These Guys Want to Buy Up Your Debt and Set You Free

Going viral today almost as fast as a good pepper spray video is the latest idea from Occupy Wall Street: the Rolling Jubilee, a project to buy up and zero out people’s debts. David “How To Sharpen Pencils” Rees explains:

Now OWS is launching the ROLLING JUBILEE, a program that has been in development for months. OWS is going to start buying distressed debt (medical bills, student loans, etc.) in order to forgive it. As a test run, we spent $500, which bought $14,000 of distressed debt. We then ERASED THAT DEBT. (If you’re a debt broker, once you own someone’s debt you can do whatever you want with it—traditionally, you hound debtors to their grave trying to collect. We’re playing a different game. A MORE AWESOME GAME.)

Over at Slate, Matthew Yglesias offers limited praise:

That said, almost all charitable undertakings are organized around some gimmick or other that serves as a focal point and helps get people interested. If the pecularity of the distressed debt situation and the concept of a jubilee happens to inspire people and motivate them to be more generous with their time and money than would otherwise be the case, this is a perfectly good idea.

But ultimately, the Rolling Jubilee could do much more than inspire charity. Spending $500 to cancel $14,000 in debt is an amazing bang for the buck—or, seen differently, an amazing illustration of how the financial system that we all bailed out now enslaves many of us. Even if the Rolling Jubilee becomes wildly successful, it probably won’t cancel out more than a tiny fraction of our trillions worth of personal debts. Its value is as a devastating political statement: Debt is cheap, except when it’s owned by the banks.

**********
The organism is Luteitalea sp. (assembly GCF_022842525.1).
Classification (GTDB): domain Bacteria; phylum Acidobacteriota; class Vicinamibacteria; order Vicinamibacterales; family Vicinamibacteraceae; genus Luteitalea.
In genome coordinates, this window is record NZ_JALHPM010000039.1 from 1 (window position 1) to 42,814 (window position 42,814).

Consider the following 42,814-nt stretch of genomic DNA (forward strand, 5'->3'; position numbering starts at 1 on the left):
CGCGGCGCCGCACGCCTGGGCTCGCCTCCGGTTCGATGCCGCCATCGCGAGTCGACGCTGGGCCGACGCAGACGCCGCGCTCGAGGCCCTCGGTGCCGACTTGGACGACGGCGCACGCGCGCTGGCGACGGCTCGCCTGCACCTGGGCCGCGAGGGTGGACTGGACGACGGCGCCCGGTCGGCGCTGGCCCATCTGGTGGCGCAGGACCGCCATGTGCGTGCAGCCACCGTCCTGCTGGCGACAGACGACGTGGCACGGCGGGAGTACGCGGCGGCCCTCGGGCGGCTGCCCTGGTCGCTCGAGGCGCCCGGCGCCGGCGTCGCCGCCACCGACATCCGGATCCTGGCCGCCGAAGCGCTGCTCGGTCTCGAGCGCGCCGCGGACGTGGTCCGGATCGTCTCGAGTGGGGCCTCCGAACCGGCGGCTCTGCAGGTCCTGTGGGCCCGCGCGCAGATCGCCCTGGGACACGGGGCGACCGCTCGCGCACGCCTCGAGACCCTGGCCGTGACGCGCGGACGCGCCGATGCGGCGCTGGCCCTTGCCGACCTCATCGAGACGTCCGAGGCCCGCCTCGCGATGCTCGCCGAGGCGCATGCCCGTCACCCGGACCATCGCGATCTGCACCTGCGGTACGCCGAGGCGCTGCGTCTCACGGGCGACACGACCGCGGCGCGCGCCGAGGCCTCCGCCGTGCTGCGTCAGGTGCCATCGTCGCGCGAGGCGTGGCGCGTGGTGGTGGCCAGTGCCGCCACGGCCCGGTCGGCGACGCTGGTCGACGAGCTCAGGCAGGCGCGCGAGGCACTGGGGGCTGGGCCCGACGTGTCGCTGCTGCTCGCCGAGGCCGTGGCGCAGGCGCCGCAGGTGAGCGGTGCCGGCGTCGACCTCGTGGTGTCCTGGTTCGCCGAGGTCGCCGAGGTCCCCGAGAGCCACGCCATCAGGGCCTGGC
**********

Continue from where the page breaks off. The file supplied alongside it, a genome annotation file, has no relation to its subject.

Watch…

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Today, reader support makes up about two-thirds of our budget, allows us to dig deep on stories that matter, and lets us keep our reporting free for everyone. If you value what you get from Mother Jones, please join us with a tax-deductible donation today so we can keep on doing the type of journalism 2020 demands.

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